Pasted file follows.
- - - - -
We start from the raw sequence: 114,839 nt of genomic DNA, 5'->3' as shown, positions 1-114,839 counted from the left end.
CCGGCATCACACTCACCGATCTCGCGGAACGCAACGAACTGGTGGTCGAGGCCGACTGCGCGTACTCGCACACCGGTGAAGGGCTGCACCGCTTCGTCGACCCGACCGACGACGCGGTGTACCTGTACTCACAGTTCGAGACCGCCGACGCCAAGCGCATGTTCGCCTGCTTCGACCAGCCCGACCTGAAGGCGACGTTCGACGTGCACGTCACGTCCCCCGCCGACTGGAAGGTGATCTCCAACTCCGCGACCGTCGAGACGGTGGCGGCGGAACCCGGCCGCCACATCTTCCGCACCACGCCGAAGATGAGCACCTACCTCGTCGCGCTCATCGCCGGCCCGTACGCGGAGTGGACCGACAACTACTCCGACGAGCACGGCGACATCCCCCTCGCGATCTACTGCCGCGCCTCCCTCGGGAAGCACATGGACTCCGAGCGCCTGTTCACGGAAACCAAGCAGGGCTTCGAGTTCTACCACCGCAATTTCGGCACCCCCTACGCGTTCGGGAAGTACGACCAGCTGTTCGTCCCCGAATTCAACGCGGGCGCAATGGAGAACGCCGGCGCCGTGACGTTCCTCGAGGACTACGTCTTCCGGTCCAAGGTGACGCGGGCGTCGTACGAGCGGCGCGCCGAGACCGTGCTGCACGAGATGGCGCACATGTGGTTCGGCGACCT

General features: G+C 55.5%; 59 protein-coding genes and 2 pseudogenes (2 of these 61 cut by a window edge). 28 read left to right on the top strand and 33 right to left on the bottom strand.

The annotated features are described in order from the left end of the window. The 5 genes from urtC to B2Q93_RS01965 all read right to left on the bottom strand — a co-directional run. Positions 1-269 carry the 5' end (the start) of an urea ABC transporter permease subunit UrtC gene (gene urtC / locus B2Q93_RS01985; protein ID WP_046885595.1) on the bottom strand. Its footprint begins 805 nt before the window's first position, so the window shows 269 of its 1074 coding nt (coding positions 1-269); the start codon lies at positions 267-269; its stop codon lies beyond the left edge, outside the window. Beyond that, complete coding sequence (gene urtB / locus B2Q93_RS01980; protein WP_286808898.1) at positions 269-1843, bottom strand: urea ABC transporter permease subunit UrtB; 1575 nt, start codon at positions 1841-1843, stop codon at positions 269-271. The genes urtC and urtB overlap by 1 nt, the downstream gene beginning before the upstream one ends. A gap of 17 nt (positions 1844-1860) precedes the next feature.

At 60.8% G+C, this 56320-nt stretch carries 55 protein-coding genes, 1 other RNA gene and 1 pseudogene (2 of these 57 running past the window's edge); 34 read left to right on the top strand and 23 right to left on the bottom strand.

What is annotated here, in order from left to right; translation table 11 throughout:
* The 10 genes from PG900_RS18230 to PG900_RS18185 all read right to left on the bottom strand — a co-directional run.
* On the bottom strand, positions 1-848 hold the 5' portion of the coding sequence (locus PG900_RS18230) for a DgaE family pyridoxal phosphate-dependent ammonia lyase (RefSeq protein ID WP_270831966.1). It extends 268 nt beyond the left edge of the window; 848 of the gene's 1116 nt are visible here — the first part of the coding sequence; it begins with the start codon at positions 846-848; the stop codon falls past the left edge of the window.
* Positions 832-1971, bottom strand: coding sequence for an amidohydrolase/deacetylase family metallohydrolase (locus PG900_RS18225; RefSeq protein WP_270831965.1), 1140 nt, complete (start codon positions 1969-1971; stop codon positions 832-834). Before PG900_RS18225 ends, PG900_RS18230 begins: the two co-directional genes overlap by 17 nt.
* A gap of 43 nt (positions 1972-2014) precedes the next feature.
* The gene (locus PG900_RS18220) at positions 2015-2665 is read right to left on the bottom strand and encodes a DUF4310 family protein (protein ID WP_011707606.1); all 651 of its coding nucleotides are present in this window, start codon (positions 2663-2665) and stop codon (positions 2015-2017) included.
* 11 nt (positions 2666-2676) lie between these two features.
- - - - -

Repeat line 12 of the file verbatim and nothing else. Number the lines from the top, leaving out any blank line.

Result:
* 11 nt (positions 2666-2676) lie between these two features.